-Danny Alder (An actor/improviser who was seen in Eastenders & was a regular performer with impro/comedy troupe The Crew).
They will be joining our senior Mighty Little troupe members who will be returning for Fringe duties: Scott McAteer, Caitlin Yolland, Petra Elliott & Rob Lloyd.

The Mighty Little Puppet Show is at The Butterfly Club from Monday Sept 19 to 25 – 10pm. No show Friday.

Tickets can be purchased at:

For more info:

The Mighty Little Puppet Show

By Lisa Clark David & Mighty Little Puppets

Impro with a difference, not only do the performers have to create characters and scenarios for themselves but they are also creating characters for puppets as they go and this is an impressive and silly show for all impro and puppet fans.

The host for the show David S Innes does a great job welcoming punters, keeping an eye on proceedings and knowing when to stop skits. The performer/ puppeteers are all brilliant people, including; Rob Lloyd more famous for his own geek based shows like last year’s sublime The Heart Awakens and Petra Elliot from Night Terrace (who’s puppetry skills dazzled in The Magical Oak Tree & Who Killed John Bearington III). Matt Hadgraft does a fine job with a live musical accompaniment on the electric piano.

The faceless puppets are referred to as The Ritas and if you know the Muppets you understand that different eyes noses etc can be attached like velcro to create different characters. The large boards on stage display a dazzling myriad of eyes, noses and mouths for the puppeteers to choose from and are tantalising to look at while waiting for the show to start. Hmmm, not many beards so not many hipster possibilities. Lots of moustaches, an eye patch, a nose with whiskers….

One of the highlights of the show was where the audience member got to stick a face on the puppet from the smaller more portable Face Buffet board. I would have enjoyed more being made of just mucking about with the faces and characters for a bit without the need for scenes up front, but maybe that’s just the Muppet tragic me. The scenes helped along by audience suggestions were great though, including Zeus having a mental breakdown and then getting to meet Bigfoot on breakfast television.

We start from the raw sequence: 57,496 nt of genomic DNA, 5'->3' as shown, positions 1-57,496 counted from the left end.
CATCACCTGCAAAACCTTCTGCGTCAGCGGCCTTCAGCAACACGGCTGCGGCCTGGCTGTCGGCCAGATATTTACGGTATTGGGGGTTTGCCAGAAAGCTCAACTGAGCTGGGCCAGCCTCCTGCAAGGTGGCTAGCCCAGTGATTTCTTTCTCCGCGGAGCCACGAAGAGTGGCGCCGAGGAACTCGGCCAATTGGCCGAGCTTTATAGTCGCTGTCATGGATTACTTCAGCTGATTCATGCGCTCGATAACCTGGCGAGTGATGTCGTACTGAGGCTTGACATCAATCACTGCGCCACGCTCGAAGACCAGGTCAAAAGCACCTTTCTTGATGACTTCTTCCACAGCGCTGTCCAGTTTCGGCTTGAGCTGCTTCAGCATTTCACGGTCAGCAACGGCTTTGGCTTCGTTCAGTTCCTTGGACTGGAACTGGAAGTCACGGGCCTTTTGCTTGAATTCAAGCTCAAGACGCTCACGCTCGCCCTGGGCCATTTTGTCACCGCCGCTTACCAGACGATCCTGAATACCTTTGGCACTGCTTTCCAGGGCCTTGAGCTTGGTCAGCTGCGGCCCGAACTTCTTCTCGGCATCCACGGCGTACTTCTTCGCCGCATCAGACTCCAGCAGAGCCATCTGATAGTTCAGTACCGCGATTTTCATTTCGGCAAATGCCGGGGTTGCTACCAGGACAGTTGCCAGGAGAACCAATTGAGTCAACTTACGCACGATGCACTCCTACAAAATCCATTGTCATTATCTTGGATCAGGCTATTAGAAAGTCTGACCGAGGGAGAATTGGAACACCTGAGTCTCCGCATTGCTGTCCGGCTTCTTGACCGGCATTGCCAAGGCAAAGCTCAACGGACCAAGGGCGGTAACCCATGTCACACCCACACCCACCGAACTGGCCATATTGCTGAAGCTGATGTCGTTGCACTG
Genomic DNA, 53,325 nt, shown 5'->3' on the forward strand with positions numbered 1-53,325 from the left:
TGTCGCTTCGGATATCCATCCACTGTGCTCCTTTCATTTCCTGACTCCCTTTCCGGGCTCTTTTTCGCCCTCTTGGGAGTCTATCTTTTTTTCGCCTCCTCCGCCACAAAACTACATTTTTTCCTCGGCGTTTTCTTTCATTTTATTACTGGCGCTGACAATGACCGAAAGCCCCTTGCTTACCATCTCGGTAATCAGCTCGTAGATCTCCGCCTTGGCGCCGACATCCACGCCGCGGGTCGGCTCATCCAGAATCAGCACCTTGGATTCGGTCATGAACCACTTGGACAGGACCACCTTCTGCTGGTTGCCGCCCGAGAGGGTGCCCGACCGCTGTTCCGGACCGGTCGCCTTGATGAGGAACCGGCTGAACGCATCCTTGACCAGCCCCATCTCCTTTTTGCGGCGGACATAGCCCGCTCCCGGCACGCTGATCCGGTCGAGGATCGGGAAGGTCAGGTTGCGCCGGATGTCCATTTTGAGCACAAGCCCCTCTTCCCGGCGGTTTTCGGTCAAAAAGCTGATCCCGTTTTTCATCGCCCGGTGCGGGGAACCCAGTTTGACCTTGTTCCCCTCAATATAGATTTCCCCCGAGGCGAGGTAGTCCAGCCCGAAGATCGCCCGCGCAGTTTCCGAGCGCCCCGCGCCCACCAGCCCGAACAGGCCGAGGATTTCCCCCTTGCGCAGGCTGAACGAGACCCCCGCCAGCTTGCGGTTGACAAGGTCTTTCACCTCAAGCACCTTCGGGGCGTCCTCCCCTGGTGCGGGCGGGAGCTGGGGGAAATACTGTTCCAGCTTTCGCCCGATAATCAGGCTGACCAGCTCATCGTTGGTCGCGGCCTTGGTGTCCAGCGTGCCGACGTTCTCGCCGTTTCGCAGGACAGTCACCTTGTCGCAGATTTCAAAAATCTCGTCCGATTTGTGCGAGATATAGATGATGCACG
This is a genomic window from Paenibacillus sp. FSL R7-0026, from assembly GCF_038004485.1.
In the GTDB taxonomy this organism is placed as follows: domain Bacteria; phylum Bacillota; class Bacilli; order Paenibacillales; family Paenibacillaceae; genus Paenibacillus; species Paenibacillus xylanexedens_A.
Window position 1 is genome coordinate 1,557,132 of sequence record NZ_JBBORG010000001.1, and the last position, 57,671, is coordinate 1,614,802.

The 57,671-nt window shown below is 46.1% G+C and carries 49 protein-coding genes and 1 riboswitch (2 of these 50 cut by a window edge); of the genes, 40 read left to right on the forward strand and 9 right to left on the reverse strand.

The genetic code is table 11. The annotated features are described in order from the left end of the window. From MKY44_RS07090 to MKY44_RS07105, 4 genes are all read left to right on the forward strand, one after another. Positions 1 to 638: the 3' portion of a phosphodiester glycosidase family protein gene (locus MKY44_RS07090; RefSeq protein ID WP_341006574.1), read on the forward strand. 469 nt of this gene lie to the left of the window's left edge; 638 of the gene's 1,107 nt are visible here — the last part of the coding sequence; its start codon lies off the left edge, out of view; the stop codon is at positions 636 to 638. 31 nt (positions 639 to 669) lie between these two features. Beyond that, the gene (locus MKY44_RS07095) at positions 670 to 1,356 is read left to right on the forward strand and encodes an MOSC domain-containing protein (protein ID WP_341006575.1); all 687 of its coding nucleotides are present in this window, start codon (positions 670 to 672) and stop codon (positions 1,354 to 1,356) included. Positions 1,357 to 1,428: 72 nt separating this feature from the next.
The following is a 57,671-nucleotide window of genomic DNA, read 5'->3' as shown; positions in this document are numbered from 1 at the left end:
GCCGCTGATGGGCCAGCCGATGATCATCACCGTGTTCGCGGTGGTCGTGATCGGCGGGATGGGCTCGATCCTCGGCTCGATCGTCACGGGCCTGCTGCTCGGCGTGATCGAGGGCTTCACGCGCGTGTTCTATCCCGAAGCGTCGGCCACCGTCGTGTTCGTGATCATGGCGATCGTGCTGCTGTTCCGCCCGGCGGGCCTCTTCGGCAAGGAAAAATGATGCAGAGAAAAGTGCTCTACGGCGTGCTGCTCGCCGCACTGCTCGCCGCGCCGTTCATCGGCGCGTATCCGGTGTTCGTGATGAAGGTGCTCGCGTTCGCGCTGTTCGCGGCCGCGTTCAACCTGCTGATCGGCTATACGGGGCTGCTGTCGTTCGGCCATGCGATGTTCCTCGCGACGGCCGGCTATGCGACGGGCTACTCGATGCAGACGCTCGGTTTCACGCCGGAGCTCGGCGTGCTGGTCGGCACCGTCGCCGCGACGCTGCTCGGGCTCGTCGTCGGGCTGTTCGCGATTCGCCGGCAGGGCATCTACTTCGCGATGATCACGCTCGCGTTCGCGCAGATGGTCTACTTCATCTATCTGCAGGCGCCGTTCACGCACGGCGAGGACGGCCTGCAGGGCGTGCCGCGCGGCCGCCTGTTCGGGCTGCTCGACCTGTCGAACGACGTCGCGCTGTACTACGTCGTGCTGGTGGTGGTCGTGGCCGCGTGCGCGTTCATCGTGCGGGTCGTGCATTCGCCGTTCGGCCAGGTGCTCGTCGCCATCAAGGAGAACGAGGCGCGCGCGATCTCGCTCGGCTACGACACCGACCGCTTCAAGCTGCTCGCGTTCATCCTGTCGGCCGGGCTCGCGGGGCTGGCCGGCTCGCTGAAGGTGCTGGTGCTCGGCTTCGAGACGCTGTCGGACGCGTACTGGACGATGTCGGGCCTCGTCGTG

The strongest part of the show was the long form story, in this case it was a Western and the players get to play with the genre, with a little help from the audience as always, but also from guest improviser Jason Geary who gets to play off the puppets (not wearing enough silly moustaches for my liking) and lead the way. As a show with so many possibilities at it’s fingertips I appreciated the structure in place and choices that were made by the performers beforehand and I’m sure Jason did too. It’s always good to have something to hang on to when a show can go anywhere. Jason is a legend at comedy impro though, and did a fabulous job traversing the ridges and ravines of making stuff up on the spot.

This is a really kooky little experiment hybrid of a show and another extraordinary way to find laughs at the Melbourne Comedy Festival.

The Mighty Little Puppet Show is on at The Upstairs Lounge @ Little Sista until April 3

Songs for Europe – Two short plays about Eurovision by John Richards & Lee Zachiriah

By Lisa Clark 

It warms the heart to see such fabulous intelligent, funny and moving Australian theatre being debuted at Melbourne Fringe. Songs for Europe – Two short plays about Eurovision, is what the title suggests, but don’t go expecting a glitzy, trashy Eurobeat style parody, ‘cause you will be disappointed. This is a more poignant look at how Eurovision has influenced the world and the people involved.

The first play Nothing by John Richards is an intimate portrait of an encounter between two people in the basement dressing room of a nightclub somewhere in Eastern Europe, while the sounds of bombing can be heard in the distance. Patrick, played with straightforward simplicity by Nicholas Colla is an English hipster freelance journalist writing an article about Eurovision. He’s hunting down certain ex Eurovision performers and is here to meet up with Sonja despite her disinterest and downright refusal in granting him an interview. Sonja is an aging Eastern European diva magnificently and intelligently played by Marta Kaczmarek. Their feisty parley is witty, clever and ultimately powerfully moving.

The second play is about revolution and Eurovision’s association with war and hope for peace in Europe. The Carnation Revolution by Lee Zachiriah is set in Lisbon in 1974, three men are waiting in a café waiting for a signal over the radio to start a revolution against a dictatorship. The signal is a song from Eurovision and it is based on a true story. A mysterious, menacing customer enters the café. Chris Broadstock as Diego is bland and unassuming on the surface, yet creates unease with word play that becomes tension you can cut with a knife. The performances here are all excellent, though you can’t help but notice Jack Beeby who has a small part in the first play and then is barely recognisable as the young keen, sweet, naive revolutionary Carlos who has the audience completely on side. Petra Elliott is also excellent as the capitalist café owner, wary of Diego and his potential for trouble but willing to sell her wares to whomever wants to consume them.